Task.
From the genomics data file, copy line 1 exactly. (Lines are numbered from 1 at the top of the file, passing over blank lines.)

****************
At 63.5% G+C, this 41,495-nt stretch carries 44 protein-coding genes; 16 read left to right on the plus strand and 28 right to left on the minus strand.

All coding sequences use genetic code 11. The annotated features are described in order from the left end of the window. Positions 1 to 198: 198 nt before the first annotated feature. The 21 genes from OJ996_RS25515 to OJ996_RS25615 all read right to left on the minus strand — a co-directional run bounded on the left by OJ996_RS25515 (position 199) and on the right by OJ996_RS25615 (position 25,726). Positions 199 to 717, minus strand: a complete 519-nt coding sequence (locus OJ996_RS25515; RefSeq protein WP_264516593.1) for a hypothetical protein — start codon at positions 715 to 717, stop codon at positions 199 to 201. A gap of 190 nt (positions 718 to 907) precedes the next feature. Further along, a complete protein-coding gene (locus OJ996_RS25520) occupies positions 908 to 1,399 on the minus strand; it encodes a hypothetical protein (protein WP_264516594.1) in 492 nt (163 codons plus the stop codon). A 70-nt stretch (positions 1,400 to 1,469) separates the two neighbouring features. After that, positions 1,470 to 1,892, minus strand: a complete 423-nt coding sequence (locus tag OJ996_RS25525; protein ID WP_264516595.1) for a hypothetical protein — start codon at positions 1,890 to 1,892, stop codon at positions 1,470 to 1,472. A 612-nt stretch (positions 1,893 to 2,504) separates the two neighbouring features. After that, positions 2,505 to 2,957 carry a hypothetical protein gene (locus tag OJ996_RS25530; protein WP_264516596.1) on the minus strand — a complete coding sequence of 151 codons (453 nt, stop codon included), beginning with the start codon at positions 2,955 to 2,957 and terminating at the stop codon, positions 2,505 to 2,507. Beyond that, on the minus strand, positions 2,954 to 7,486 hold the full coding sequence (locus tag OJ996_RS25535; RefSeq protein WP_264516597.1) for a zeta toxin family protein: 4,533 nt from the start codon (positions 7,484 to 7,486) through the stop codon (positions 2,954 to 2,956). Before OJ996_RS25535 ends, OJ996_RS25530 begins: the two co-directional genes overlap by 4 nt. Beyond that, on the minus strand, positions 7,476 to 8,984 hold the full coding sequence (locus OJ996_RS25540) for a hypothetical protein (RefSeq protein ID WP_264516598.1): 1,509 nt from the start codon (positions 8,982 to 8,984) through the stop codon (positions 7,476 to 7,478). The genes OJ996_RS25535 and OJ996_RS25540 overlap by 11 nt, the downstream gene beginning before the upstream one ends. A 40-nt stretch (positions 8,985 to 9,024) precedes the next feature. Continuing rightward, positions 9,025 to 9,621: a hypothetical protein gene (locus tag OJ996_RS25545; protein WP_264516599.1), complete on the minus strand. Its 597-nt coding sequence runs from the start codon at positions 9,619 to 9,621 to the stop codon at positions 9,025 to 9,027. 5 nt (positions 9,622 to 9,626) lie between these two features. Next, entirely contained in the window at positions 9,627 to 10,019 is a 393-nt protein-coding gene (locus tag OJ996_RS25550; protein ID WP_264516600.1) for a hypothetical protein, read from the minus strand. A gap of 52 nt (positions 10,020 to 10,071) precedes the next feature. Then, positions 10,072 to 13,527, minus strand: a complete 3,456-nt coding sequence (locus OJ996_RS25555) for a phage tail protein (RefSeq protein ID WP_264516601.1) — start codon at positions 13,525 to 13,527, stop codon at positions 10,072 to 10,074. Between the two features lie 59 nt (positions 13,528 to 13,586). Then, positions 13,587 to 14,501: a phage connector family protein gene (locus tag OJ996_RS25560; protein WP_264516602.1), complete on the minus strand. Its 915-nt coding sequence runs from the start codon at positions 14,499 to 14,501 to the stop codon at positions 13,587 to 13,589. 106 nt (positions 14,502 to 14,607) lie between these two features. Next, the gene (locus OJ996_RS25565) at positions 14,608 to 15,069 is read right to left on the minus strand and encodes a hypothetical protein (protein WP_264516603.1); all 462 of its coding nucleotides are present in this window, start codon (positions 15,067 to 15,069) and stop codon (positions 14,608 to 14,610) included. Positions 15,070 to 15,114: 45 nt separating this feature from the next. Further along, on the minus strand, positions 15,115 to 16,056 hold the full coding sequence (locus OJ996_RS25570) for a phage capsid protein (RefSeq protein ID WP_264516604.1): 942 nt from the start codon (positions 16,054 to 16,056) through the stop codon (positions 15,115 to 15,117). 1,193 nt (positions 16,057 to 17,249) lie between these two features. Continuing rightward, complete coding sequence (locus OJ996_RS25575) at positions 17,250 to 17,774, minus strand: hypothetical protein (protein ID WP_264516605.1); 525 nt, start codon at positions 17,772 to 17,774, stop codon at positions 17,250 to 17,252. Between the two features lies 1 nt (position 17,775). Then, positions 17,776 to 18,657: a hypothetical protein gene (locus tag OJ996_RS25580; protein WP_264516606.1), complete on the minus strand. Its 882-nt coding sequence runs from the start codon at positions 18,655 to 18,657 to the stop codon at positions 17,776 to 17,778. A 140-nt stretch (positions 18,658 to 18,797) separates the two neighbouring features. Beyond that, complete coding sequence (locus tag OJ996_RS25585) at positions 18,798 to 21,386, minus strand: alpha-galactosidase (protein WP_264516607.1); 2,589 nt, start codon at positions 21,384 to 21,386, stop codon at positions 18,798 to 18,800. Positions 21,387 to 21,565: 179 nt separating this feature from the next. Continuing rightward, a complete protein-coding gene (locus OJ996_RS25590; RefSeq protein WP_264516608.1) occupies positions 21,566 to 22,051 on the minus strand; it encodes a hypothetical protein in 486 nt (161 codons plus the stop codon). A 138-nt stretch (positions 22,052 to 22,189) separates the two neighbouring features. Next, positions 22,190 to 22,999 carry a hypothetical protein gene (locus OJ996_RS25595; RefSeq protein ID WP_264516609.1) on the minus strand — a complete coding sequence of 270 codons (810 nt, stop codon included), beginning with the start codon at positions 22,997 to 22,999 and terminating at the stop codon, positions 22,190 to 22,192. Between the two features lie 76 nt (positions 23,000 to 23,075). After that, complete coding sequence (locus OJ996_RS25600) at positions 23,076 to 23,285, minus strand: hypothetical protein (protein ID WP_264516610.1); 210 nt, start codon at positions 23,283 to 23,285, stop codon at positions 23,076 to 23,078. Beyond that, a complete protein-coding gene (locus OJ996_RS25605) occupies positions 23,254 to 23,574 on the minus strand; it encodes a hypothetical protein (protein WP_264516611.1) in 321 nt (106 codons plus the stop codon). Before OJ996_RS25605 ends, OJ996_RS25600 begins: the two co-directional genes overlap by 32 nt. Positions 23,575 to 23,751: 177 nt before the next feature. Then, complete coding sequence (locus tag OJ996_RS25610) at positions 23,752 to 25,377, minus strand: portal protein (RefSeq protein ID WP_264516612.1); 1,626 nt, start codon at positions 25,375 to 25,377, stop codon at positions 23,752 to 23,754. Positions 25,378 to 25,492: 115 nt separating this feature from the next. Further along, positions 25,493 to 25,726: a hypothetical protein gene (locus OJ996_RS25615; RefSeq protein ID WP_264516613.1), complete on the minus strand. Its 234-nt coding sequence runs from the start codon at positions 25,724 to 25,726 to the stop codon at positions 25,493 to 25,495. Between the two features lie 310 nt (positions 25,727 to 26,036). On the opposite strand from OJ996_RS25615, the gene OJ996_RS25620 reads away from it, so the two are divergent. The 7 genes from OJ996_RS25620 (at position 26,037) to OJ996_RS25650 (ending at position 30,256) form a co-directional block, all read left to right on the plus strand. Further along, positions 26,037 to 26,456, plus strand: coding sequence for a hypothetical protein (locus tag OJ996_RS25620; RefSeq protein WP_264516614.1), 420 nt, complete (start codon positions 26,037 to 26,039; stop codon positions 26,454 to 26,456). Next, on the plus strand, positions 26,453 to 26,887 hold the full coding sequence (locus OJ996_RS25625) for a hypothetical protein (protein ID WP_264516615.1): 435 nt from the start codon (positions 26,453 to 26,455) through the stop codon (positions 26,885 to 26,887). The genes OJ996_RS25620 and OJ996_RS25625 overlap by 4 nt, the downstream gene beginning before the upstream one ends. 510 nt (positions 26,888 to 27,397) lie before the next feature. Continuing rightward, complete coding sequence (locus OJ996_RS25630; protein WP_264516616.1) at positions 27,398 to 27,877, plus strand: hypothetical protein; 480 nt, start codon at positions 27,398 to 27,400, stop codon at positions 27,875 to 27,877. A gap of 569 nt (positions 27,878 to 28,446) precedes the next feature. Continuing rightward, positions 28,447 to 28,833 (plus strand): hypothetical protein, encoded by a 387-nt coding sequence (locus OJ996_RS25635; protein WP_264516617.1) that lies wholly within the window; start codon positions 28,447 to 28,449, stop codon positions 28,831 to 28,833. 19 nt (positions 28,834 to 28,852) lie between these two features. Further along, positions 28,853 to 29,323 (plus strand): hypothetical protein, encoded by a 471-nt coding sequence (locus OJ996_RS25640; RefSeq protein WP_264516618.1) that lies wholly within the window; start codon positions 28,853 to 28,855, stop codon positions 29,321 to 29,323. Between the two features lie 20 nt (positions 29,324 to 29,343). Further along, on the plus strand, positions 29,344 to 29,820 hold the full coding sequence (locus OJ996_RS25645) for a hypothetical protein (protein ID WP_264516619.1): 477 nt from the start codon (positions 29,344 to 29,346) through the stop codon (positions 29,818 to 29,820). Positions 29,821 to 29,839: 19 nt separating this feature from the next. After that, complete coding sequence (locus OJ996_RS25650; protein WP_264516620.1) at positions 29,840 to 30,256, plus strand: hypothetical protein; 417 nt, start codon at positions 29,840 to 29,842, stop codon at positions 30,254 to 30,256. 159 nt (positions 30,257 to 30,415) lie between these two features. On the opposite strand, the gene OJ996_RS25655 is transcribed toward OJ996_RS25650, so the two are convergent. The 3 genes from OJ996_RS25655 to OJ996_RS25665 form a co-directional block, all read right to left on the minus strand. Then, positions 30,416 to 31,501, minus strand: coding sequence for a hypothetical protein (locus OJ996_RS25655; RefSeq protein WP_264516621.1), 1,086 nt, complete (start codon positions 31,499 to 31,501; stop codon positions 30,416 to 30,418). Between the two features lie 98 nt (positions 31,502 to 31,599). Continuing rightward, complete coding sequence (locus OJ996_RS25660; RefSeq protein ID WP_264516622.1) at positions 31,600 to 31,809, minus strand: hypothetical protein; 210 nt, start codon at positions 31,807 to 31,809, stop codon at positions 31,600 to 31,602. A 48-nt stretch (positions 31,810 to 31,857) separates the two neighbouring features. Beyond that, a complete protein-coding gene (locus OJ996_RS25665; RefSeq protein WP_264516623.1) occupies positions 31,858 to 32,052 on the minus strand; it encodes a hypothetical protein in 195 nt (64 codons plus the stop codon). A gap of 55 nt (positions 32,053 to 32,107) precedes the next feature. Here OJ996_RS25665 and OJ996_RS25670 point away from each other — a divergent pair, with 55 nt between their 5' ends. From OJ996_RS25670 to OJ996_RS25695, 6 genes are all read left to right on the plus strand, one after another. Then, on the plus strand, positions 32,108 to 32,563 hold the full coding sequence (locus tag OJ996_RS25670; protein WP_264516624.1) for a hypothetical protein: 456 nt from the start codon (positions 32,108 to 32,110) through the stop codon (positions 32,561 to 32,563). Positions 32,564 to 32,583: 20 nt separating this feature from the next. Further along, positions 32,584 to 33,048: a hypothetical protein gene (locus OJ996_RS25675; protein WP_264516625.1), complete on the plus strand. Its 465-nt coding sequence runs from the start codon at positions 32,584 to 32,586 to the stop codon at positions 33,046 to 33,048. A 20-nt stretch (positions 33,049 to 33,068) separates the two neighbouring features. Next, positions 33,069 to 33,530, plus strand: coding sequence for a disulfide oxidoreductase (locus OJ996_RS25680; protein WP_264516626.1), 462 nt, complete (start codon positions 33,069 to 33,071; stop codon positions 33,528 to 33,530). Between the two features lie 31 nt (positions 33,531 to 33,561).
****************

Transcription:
At 63.5% G+C, this 41,495-nt stretch carries 44 protein-coding genes; 16 read left to right on the plus strand and 28 right to left on the minus strand.